Last weekend, I was booked to go on a skiing holiday. All winter I’d worked through NHS winter pressures without any time off so I could conserve my annual leave for this holiday. It was hard but it would be worth it. Then corona virus happened.  On Saturday I packed with one hand whilst obsessively reading the news with the other until finally at 8pm the news came through that it was cancelled. I was due to set off for the airport at 3am the next morning.  Gutted, but never one to give up easily, I started planning a solo adventure. 

By Sunday lunchtime I was on a train to Hull with a tiny backpack to attempt three back-to-back self-supported marathons along the Yorkshire Wolds Way.  I finished yesterday. The total ascent was 2900m. I didn’t even need to do any stretches as I’ve become so accustomed to hills.

On Monday night it was announced that Hardmoors 55 would go ahead, albeit with major changes to the aid stations/start/finish. I breathed a sigh of relief. I knew other races would be cancelled - my April marathon  had already been pulled - but not Hardmoors. Hardmoors never cancels!

On Tuesday night, after 56 kilometres of running, I had an email to say that it was cancelled. More accurately, it’s being postponed to October, but it might as well be cancelled as I can’t put myself through this again. The expense, the sacrifice... I just can’t. Besides, I’ve got an expedition in August, then Iz is off to uni in September and I’m attending two weddings. I've said many times that this is the last winter ultra I’d ever do - the training crossed a line for me to the point where I really wasn’t having fun anymore. But my sheer determination and tenacity means I couldn’t give up until it was done.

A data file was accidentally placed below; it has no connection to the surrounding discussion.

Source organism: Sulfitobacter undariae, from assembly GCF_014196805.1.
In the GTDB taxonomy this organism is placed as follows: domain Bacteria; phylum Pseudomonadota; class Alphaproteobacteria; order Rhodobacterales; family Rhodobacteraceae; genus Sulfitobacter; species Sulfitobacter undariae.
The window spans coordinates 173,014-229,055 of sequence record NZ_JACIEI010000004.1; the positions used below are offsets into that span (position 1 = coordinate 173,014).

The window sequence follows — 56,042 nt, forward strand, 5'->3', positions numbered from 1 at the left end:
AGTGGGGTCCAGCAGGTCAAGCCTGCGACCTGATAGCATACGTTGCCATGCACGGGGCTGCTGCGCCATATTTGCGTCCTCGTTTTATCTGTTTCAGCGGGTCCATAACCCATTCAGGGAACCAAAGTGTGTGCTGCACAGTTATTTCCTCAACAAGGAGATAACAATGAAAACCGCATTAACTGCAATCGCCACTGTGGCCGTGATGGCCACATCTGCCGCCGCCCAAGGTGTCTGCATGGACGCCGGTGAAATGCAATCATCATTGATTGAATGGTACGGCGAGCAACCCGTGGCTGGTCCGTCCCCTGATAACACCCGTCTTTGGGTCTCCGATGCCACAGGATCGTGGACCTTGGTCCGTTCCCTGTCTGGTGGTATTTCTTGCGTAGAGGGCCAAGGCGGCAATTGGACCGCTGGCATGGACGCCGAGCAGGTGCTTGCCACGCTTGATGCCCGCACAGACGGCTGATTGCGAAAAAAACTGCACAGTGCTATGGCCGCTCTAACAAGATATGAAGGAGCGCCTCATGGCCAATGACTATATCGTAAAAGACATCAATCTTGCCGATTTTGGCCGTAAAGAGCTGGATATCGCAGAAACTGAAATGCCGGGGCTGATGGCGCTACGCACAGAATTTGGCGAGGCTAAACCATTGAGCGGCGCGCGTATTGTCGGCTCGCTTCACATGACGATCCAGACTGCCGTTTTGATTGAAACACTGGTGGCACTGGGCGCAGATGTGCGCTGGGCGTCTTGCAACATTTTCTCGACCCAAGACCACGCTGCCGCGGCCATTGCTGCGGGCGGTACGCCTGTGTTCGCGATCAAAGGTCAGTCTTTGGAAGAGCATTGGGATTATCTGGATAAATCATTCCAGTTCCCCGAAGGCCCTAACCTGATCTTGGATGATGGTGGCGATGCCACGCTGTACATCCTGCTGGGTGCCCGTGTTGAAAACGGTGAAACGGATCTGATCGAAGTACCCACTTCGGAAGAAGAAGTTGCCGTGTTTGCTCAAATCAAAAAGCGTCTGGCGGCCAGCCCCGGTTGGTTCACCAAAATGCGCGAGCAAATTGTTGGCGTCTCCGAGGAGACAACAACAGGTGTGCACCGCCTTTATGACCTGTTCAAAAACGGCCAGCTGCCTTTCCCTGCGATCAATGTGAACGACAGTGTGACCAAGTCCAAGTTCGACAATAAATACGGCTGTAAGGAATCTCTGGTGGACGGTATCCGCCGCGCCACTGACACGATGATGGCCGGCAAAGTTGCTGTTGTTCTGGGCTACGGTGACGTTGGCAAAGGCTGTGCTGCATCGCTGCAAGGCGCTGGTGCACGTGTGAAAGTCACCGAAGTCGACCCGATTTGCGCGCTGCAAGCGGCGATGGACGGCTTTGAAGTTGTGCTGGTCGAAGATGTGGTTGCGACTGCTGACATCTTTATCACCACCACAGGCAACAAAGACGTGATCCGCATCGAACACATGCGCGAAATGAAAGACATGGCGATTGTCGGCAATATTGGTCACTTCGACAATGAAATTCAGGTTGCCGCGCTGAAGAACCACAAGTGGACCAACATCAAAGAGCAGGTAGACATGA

You’d think I’d be relieved but I’m not. I’m grieving.  Every time I think about it I get tearful all over again. I know Corona virus has been wreaking havoc with everyone’s plans, but most people haven’t spent ALL WINTER preparing for one day of pain and glory and triumph. Being out in the hills, the stunning views, the fresh air, fighting your demons and at the end receiving the chunk of metal that proves you defeated them. That’s what running means to me. 

Hardmoors 55 was due to be held on 28th March. I’ve got my last two days of annual leave booked (work have already said all future leave will be cancelled so this is my last time off for the foreseeable future). I’ve got sports massages booked for before and after. I’ve got two days accommodation (non refundable, because Hardmoors never cancels) in a very nice hotel in Helmsley.